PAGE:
We'll break this down into several sections, and dedicate a blog entry to each of them:
2. Physical examination, including ophthalmic examination
4. Coggins testing and other routine bloodwork
5. Fecal egg counts and deworming - already covered (click to read part 1, and part 2)
This week, we'll cover vaccinations, including core vs. elective vaccines. We'll discuss why we vaccinate with certain vaccines at certain times of year, and basically how vaccines work. Don't worry, you don't need a degree in immunology to understand it!
So, we take a small amount of killed or modified disease-causing bacteria or virus, and we inject it into the horse. Now what? In most vaccines, a chemical called an "adjuvant" is added to the vaccine to "alert" the immune system that something is happening. White blood cells will come to the site of injection, pick up the vaccine particles (including the killed or modified disease agent), and take them to the lymph nodes. An acute immune response is initiated, where some of the white blood cells become "trained" to fight this particular disease agent. This response isn't immediate, however; it takes a few weeks. And if it's the first time the immune system has seen this particular bacteria or virus, the response won't last very long (perhaps 3-12 months, but it depends on the vaccine). To make immunity more permanent, a "booster" vaccine must be given. Think of it as a trial run for the immune system. The second exposure cements the immunity, creating "memory" white blood cells that will persist in the blood stream for a longer time (again, it depends on the vaccine).
We divide vaccines into "core" and "elective" groups. Core vaccines are ones that every horse should receive, at least yearly, regardless of location or job description. Elective vaccines are given to some horses based on risk factors such as location, travel history, farm dynamics, age, or other criteria.
The core vaccines are:
2. Eastern Equine Encephalitis (EEE)
3. Western Equine Encephalitis (WEE)
5. West Nile Virus (WNV)
Rabies is a virus which is transmitted by the bite (or just the saliva) of an infected animal. All mammals can be potential carriers, but in this area bats, raccoons and skunks are the most likely culprits. Recently, several domestic cats in the New England area have tested positive for this virus (most recently in North Smithfield). In animals, rabies is 100% fatal without vaccination. In humans, the survival rate isn't much better. Sadly, a man in Massachusetts has recently been hospitalized with the virus (he contracted it from a bat bite). So, what we're trying to tell you is that it's out there. The vaccine is (nearly) 100% effective when given properly. (No vaccine is 100%, but this one comes really close.) For your horse's health, and for the health and safety of every human that comes in contact with him, do not skip this vaccine. It should be given once yearly to all horses. And while you're at it, make sure to vaccinate ALL the other domestic animals on your property, especially the dogs and cats.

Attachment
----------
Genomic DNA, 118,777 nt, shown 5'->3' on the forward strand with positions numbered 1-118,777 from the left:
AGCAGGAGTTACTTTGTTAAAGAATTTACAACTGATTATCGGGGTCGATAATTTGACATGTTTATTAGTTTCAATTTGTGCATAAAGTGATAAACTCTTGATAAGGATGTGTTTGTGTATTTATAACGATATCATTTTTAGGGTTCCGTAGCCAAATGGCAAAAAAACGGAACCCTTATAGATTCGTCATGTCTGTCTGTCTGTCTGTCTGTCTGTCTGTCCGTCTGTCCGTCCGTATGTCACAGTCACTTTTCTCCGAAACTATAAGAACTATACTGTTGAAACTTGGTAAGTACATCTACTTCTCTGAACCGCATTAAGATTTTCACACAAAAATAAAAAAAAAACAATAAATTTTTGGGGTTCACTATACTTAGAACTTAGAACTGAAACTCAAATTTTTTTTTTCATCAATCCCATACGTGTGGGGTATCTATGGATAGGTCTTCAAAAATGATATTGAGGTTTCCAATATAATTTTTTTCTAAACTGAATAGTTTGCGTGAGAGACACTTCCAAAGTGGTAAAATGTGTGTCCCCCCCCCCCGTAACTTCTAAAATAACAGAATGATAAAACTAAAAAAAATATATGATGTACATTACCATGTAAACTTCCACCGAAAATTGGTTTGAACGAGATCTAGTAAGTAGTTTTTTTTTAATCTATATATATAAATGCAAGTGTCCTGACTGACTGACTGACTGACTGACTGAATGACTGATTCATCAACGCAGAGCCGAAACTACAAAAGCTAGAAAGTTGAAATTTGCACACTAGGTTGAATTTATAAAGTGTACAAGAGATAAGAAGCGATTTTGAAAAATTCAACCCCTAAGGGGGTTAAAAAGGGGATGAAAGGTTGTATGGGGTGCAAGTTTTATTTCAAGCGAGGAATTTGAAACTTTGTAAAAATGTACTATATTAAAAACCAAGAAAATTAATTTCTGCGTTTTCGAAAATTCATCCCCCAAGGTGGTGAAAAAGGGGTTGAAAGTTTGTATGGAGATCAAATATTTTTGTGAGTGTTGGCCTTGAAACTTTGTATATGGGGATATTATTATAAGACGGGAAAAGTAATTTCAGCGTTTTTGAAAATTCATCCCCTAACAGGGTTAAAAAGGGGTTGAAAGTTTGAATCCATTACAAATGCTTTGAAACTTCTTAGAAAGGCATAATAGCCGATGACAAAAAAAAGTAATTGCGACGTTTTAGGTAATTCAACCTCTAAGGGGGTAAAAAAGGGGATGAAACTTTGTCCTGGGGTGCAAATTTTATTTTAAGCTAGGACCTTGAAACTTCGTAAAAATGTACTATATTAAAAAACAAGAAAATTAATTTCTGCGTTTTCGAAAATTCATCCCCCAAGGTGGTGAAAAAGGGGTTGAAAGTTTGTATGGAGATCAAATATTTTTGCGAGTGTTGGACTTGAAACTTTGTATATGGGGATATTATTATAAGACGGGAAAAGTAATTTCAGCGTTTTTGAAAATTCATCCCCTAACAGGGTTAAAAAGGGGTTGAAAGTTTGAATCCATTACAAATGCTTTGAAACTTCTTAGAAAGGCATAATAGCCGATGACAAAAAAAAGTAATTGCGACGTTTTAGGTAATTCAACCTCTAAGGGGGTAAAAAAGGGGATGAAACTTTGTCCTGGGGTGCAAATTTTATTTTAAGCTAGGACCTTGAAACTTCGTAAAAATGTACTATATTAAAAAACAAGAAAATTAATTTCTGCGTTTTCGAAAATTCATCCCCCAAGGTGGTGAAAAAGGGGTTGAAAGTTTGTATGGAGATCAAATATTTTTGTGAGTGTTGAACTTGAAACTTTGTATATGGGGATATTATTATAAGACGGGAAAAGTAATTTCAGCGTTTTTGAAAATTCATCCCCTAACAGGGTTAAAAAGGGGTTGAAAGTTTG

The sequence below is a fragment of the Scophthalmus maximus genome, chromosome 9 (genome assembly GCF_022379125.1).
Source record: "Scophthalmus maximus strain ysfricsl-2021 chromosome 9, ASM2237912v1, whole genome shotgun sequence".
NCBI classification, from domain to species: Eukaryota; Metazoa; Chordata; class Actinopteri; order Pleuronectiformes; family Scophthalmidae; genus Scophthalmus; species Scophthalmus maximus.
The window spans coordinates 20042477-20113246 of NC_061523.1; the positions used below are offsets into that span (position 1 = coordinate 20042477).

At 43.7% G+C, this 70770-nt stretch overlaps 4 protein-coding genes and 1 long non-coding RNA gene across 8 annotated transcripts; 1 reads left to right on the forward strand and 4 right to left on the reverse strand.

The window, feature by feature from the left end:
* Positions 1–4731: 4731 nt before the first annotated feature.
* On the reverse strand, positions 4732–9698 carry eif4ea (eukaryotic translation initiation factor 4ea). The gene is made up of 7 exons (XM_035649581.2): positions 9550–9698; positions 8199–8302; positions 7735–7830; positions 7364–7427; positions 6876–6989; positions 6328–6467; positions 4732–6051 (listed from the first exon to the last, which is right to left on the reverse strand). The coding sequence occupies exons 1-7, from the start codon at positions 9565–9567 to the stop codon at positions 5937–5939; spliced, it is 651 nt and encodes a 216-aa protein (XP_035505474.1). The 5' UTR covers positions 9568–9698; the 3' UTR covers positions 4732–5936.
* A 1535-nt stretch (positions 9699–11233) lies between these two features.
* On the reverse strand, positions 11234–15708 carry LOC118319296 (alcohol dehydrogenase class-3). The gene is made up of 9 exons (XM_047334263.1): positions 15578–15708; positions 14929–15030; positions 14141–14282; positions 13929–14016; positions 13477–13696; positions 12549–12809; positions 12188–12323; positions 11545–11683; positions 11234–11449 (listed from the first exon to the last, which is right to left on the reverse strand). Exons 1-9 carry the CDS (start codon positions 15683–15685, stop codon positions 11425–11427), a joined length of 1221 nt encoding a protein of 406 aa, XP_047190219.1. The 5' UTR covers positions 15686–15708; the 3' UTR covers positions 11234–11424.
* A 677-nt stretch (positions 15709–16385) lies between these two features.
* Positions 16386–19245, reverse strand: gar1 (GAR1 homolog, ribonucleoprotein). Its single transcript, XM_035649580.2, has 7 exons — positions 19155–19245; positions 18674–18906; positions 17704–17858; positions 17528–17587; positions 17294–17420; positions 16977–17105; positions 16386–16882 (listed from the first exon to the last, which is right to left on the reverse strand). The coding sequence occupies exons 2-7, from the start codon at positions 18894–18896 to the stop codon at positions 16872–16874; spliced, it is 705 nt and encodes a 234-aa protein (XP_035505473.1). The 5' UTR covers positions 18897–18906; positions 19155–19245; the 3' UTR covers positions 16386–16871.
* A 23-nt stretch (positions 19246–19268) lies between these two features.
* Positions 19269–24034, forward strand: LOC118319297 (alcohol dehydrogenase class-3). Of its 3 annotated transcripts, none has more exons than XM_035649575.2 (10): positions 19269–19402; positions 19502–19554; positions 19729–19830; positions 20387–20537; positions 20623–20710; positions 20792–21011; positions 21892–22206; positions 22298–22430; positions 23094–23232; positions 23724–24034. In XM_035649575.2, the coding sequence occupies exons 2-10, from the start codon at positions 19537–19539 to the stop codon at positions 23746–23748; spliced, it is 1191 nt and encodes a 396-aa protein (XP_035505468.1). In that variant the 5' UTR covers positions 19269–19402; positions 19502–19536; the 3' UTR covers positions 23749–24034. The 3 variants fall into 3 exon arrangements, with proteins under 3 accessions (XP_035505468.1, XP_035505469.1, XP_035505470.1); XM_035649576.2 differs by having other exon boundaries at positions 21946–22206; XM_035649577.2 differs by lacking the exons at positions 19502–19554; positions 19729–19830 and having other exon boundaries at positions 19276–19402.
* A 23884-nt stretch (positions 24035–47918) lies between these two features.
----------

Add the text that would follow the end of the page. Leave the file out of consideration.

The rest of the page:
EEE, WEE and WNV are all viruses that are carried by mosquitoes and can infect horses, birds and people. You can't contract these viruses from your horse or even a bird - you (or your horse) must be bitten by a mosquito carrying the virus. These are all "encephalitis" viruses, meaning they cause inflammation in the brain. Encephalitis isn't a good thing when you're a human, but it's really not a good thing if you're a horse. Dullness/depression can quickly lead to head pressing, inability to stand, seizures, and death. The good thing is, the vaccines are very effective. For horses that have never been vaccinated before, we recommend a booster vaccine 4 weeks after the first vaccine. Thereafter, horses in this area should be vaccinated once yearly in the spring, at least 2 weeks before the mosquitos emerge. The vaccines offer the best protection for about 6 months, and then starts to taper off. Therefore, if you travel south with your horses in the winter, they should be vaccinated twice yearly (once in spring, and once in fall before travelling). Horses that live south of Virginia routinely receive these vaccines twice yearly.
Tetanus is an important core vaccine as well. Tetanus is caused by toxins released by bacteria, which gain access to the body through a wound. The spores of the bacteria are normally present in soil, and are very common in a horse's environment. In an oxygen-deficient environment ("anaerobic"), these spores grow into bacteria, which begin producing their toxin. The toxin travels through the body, causing muscle spasms and rigidity. In a full sized horse, treatment is expensive and often not sufficient to prevent death; horses become unable to breathe due to spasms in their diaphragm. Once again, this highly deadly disease is very easy to prevent by vaccination. All horses should be vaccinated at least once yearly, and a booster vaccination is recommended if a wound occurs more than 6 months after vaccination. Since this vaccine is commonly bundled with EEE and WEE (in the E/W/T vaccine), it is usually given in the spring.
Risk-based "elective" vaccines include (not an exhaustive list):
1. Rhinopneumonitis (Equine Herpes/EHV)
3. Potomac Horse Fever
Whew! Again, this is not an exhaustive list; other elective vaccines exist, including Botulism and EVA, but we've outlined the most common ones for you here. Stay tuned for our next installment of this "Wellness" series, to learn about the importance of a routine physical examination.